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Flashcards in Bleeding in early pregnancy Deck (37)
1

What is the most common reason for bleeding in early pregnancy

Spontaneous miscarriage

2

Define spontaneous miscarriage

Expulsion or removal of the products of conception prior to 24 weeks gestation

3

How common is a miscariage

10-15 percent of pregnancies
45-55 percent if using B-HCG

4

Name other reasons for bleeding in early pregnancy

ectopic pregnancy
Hydratiform mole
lower genital tract causes

5

What are the 'types' of miscarriage

Threatened
Inevitable
Incomplete
Complete
Septic

6

Define threatened

Not painful
Not profuse bleeding
Cervix closed
Uterus= gestational age
Fetal heart present

7

Define incomplete

Lower abdo pain
Heavy vaginal bleeding with clots
Shock +ve
Tenderness
Cervix open
Products of conception may be present in cervix
Fetal heart not present

8

define complete

Similar to incomplete history but followed by cessation of bleeding.
Uterus smaller than gestational age
Cervix closed
Fetal heart not present

9

define septic miscarriage

INfection following a miscarriage

10

define inevitable

similar to incomplete but not as far along in the process

11

What are the possible factors which can lead to a miscarriage

Abnormal conceptus - chromosomal abnormalities

Uterine abnormalities - bicornuate uterus, septae, marked ante/retrofexion, fibroids, incompetent cervix

Acquired disease - infection, malaria, influenza, hypertension, diabetes, thyroid

Toxins - durgs, smokig, alchohol, chemotherapy

Immunoogical - antiphospholipid syndrome, lupus

Endocrine- deficient cirpus luteum and progesterone

Trauma- amniocentesis, coitus, surgery

Foreign body - IUS/IUD

Psychological - stress/anxiety

12

What investigations should be done in a miscarriage

Hb
Blood group and Rh
group and save
Pregnancy test
Serium b-hcg - hydratiform mole
ECS and blood culture- sepsis
Ultrasound

13

How is a threatened miscarriage treated

Reassure and rest
Avoid coitus
Remove IUCD if present
Aspirin, heparin or prednisolone for APLS after 1st trimester

14

How is an inevitable miscarriage treated

Allow uterus to evacuate itself
Pain relief
Oxytoxic
Evacuation of uterus if needed

15

How is an incomplete miscarriage treated

Blood transfusion if shocked
Oxytoxic
Removal of POC
Uterus evacuation
Biannual compression

16

When would miscarriages be defined as 'recurrent

Miscarriage on 3 or more consecutive occasions

17

What is the probablitity of a live birth with the nect pregnancy after 3 miscarriages

40-50 percent

18

What investigations should be done in people with recurrent miscarriages

Karyotyping both parents
Glucose tolerance
TSH
T4
hysteroscopy
HSG
Laparoscopy
Intra venous pyelogram

19

What is an ectopic pregnancy

Implantation of the conceptus outside the uterine cavity

20

What is the incidence of an ectopic pregnancy

1 in 300
recurrence rate is 10-15 percent

21

How many women who have an ectopic pregnancy will be subfertile/infertile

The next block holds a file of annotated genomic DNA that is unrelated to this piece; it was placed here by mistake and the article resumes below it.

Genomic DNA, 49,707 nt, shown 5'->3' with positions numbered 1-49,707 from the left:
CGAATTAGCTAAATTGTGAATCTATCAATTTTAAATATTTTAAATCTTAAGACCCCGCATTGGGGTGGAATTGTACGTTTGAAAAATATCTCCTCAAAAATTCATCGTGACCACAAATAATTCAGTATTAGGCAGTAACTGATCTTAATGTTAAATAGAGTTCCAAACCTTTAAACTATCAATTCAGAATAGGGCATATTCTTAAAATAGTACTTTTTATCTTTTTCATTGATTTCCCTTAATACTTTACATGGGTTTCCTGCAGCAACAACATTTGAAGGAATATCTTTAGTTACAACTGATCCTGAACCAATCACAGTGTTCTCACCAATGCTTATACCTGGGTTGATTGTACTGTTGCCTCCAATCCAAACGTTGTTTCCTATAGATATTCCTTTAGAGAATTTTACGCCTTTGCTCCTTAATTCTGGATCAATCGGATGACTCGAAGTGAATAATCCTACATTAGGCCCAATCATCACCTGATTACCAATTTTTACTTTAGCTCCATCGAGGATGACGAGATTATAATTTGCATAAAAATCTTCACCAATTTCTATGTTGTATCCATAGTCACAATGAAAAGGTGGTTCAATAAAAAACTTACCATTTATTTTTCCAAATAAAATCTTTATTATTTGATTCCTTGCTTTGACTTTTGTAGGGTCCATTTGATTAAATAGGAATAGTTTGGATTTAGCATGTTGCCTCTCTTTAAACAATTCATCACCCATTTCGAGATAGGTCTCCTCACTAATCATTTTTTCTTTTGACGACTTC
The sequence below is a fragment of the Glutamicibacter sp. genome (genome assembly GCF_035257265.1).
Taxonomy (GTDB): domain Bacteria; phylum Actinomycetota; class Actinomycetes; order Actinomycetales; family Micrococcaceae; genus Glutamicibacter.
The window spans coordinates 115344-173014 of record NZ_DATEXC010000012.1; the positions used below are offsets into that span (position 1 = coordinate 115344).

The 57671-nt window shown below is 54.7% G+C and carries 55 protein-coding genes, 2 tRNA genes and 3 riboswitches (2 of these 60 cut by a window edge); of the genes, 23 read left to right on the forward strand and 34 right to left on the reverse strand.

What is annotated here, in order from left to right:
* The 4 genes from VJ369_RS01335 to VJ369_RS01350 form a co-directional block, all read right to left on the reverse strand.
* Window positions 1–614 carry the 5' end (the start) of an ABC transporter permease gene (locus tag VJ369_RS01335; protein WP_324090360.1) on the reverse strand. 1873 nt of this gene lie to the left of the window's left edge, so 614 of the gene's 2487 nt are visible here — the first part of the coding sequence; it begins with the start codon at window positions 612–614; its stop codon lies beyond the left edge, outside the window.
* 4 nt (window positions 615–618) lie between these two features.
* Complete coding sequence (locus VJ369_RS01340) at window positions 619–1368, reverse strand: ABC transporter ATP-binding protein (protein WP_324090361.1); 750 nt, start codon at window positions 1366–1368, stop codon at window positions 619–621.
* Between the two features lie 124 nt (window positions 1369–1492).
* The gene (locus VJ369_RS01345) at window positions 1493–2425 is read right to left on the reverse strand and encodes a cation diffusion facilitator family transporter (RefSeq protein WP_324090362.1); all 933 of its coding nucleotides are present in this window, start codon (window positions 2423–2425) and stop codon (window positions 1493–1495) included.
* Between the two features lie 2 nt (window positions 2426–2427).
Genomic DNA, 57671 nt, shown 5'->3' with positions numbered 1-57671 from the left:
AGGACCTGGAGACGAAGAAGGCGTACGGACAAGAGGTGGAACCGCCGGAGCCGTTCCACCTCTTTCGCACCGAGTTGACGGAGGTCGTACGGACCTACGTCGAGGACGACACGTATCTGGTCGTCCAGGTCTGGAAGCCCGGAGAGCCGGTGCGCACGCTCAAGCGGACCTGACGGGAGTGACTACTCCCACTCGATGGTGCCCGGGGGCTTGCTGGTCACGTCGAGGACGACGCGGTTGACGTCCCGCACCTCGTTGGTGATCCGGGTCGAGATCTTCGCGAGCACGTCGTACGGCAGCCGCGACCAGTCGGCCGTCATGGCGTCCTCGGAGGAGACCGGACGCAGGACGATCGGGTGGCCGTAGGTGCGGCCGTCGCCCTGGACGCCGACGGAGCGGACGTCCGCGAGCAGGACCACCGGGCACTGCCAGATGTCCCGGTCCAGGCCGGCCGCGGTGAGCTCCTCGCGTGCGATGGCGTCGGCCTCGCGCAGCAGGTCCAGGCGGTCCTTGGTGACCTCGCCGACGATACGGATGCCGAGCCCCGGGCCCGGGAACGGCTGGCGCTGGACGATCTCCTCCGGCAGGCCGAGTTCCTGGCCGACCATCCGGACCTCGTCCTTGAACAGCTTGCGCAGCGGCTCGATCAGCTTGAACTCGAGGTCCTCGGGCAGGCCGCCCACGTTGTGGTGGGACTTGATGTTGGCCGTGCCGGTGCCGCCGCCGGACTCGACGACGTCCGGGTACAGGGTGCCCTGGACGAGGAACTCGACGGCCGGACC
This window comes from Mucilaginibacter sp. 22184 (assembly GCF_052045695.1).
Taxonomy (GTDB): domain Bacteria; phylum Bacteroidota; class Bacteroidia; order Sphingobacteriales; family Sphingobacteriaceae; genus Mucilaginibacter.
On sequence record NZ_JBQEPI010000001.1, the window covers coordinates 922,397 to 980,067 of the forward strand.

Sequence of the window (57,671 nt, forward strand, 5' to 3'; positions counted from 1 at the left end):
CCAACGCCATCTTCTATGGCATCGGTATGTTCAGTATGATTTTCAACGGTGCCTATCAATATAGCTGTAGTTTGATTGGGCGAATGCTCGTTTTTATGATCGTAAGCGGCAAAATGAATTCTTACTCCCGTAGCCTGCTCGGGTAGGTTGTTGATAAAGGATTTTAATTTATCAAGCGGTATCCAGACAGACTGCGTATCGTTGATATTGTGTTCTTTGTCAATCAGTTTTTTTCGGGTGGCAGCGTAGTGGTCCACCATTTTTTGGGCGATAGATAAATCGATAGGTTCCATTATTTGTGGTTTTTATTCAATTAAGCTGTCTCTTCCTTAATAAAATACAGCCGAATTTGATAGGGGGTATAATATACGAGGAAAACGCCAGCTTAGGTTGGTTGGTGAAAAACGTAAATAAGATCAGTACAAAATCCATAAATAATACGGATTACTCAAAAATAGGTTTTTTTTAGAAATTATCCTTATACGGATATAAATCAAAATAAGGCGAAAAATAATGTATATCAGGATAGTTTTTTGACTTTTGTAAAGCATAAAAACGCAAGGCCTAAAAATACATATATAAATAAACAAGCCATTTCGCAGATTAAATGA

one third

22

What make it more likely to have an ectopic pregnancy

Chlamydial or gonoccocal salpingitis
Previous tubak surgery
Endometriosis
IUCD
previous tubal ligation
IVF
increased parental age

23

Clinical features of an ectopic pregnancy

Amenorrhoea
Lower abdo pain
Vaginal bleeding - three most common symptoms

Shoulder tip pain, shock, syncope, abdo guarding, cervical excitation, adnexal tenderness, bulky uterus

24

Where are the possible sites of an ectopic pregnancy

Isthmal
Ampullary
Interstitial
Ovarian
Peritoneal
Cervical

25

What are the dangerous of an ectopic pregnancy

Intraperitoneal bleeding- potentially fatal
Tubal rupture
Tubal abortion

26

What investigations should be done in suspected ectopic pregancies

Urine b hcg
Serun b hcg
Transvaginal ultrasounf
diagnostic laparoscopy

27

What is the treatment of an ectopic pregnancy

Laparascopic salpingectomy or salpingotomy
IM methotrexate (or intratubal injection)
Conservative management
Laparotomy if ruptured

28

What is a hydratiform mole

Developmental anomaly of the trophoblast or placental in which there is a local or general vesicular change in the chorionic villi

29

What are the clinical features of a hydratiform mole

Amernorrhoea
Vaginal bleeding
Uterus larger than dates
doughy uterus
fetal heart negative
hyperemesis
Pre eclampsia

30

What types of moles are there

complete and incomplete/partial

complete have ahigher risk of becoming a choriocarcinoma

31

What is the difference between an complete an partial mole

Complete - one or two sperm fertilise and egg which has lost its DNA

Partial- one or two sperm fertilise an egg with DNA

32

Where are hydratiform moles more common

SE asia - about 1 in 150 - 1 in 500

In UK incidence is about 1 in 1000-2000

33

What investigations should be done in suspected hydratifrom moles

Urinary and serum B HCG
Ultrasound
CXR

34

What is seen on ultrasound in moles

snowstorm appearance
theca lutein ovarian cysts

35

How is a mole treated

Evacuation of uterus
Urinary and serum b hcg and follow up
Contraception to avoid pregnancy during follow up
Hysterectomy if family complete
persistant disease may require chemo

36

What can cause cervical incompetence

dilatation during top
cone biopsy of cervix
cervical amputation
exposure to DES
idiopathic in 25 percent

37

How can cervical incompetence be treated

Shirodhkar suture or Mcdonald suture
At 14 weeks
risk of ROM and infection
removed at 36 weeks of gestation or early labour - whichever is first